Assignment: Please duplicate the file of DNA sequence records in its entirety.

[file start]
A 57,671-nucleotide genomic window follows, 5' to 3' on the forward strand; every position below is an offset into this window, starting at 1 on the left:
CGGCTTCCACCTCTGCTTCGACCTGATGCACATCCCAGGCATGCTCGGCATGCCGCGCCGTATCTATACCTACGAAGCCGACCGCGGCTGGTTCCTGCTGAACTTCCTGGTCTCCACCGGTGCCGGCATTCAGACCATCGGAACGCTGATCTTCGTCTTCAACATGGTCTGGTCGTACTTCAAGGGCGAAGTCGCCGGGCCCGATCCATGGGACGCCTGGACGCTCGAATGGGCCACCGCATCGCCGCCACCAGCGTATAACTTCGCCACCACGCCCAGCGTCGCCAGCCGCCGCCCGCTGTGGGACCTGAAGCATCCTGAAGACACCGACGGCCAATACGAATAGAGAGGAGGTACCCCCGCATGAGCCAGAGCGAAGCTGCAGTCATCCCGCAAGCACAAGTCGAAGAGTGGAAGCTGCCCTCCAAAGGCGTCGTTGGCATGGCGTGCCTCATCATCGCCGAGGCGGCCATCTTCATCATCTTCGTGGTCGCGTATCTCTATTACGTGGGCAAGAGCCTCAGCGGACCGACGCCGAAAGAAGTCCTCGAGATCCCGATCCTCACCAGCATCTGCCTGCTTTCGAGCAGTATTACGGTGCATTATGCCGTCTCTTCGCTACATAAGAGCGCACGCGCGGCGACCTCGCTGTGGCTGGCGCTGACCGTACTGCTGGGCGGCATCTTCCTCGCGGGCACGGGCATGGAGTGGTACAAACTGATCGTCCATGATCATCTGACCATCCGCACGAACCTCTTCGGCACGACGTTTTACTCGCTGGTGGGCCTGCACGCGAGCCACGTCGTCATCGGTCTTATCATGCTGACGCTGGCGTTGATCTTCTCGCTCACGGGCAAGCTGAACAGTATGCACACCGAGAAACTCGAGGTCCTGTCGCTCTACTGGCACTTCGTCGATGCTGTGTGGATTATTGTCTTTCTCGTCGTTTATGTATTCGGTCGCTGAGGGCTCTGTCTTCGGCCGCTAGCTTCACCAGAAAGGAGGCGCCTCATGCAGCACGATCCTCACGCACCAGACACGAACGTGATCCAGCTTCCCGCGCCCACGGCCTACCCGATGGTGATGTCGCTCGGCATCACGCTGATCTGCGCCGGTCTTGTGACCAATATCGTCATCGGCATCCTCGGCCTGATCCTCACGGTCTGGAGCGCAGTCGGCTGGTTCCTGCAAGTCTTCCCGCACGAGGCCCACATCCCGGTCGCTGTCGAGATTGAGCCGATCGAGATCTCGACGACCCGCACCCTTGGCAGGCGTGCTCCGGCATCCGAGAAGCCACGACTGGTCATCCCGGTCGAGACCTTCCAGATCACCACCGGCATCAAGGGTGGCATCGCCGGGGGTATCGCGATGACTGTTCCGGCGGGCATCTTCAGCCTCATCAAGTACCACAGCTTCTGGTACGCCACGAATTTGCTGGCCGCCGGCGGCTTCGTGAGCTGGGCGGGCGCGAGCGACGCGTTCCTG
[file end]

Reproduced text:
A 57,671-nucleotide genomic window follows, 5' to 3' on the forward strand; every position below is an offset into this window, starting at 1 on the left:
CGGCTTCCACCTCTGCTTCGACCTGATGCACATCCCAGGCATGCTCGGCATGCCGCGCCGTATCTATACCTACGAAGCCGACCGCGGCTGGTTCCTGCTGAACTTCCTGGTCTCCACCGGTGCCGGCATTCAGACCATCGGAACGCTGATCTTCGTCTTCAACATGGTCTGGTCGTACTTCAAGGGCGAAGTCGCCGGGCCCGATCCATGGGACGCCTGGACGCTCGAATGGGCCACCGCATCGCCGCCACCAGCGTATAACTTCGCCACCACGCCCAGCGTCGCCAGCCGCCGCCCGCTGTGGGACCTGAAGCATCCTGAAGACACCGACGGCCAATACGAATAGAGAGGAGGTACCCCCGCATGAGCCAGAGCGAAGCTGCAGTCATCCCGCAAGCACAAGTCGAAGAGTGGAAGCTGCCCTCCAAAGGCGTCGTTGGCATGGCGTGCCTCATCATCGCCGAGGCGGCCATCTTCATCATCTTCGTGGTCGCGTATCTCTATTACGTGGGCAAGAGCCTCAGCGGACCGACGCCGAAAGAAGTCCTCGAGATCCCGATCCTCACCAGCATCTGCCTGCTTTCGAGCAGTATTACGGTGCATTATGCCGTCTCTTCGCTACATAAGAGCGCACGCGCGGCGACCTCGCTGTGGCTGGCGCTGACCGTACTGCTGGGCGGCATCTTCCTCGCGGGCACGGGCATGGAGTGGTACAAACTGATCGTCCATGATCATCTGACCATCCGCACGAACCTCTTCGGCACGACGTTTTACTCGCTGGTGGGCCTGCACGCGAGCCACGTCGTCATCGGTCTTATCATGCTGACGCTGGCGTTGATCTTCTCGCTCACGGGCAAGCTGAACAGTATGCACACCGAGAAACTCGAGGTCCTGTCGCTCTACTGGCACTTCGTCGATGCTGTGTGGATTATTGTCTTTCTCGTCGTTTATGTATTCGGTCGCTGAGGGCTCTGTCTTCGGCCGCTAGCTTCACCAGAAAGGAGGCGCCTCATGCAGCACGATCCTCACGCACCAGACACGAACGTGATCCAGCTTCCCGCGCCCACGGCCTACCCGATGGTGATGTCGCTCGGCATCACGCTGATCTGCGCCGGTCTTGTGACCAATATCGTCATCGGCATCCTCGGCCTGATCCTCACGGTCTGGAGCGCAGTCGGCTGGTTCCTGCAAGTCTTCCCGCACGAGGCCCACATCCCGGTCGCTGTCGAGATTGAGCCGATCGAGATCTCGACGACCCGCACCCTTGGCAGGCGTGCTCCGGCATCCGAGAAGCCACGACTGGTCATCCCGGTCGAGACCTTCCAGATCACCACCGGCATCAAGGGTGGCATCGCCGGGGGTATCGCGATGACTGTTCCGGCGGGCATCTTCAGCCTCATCAAGTACCACAGCTTCTGGTACGCCACGAATTTGCTGGCCGCCGGCGGCTTCGTGAGCTGGGCGGGCGCGAGCGACGCGTTCCTG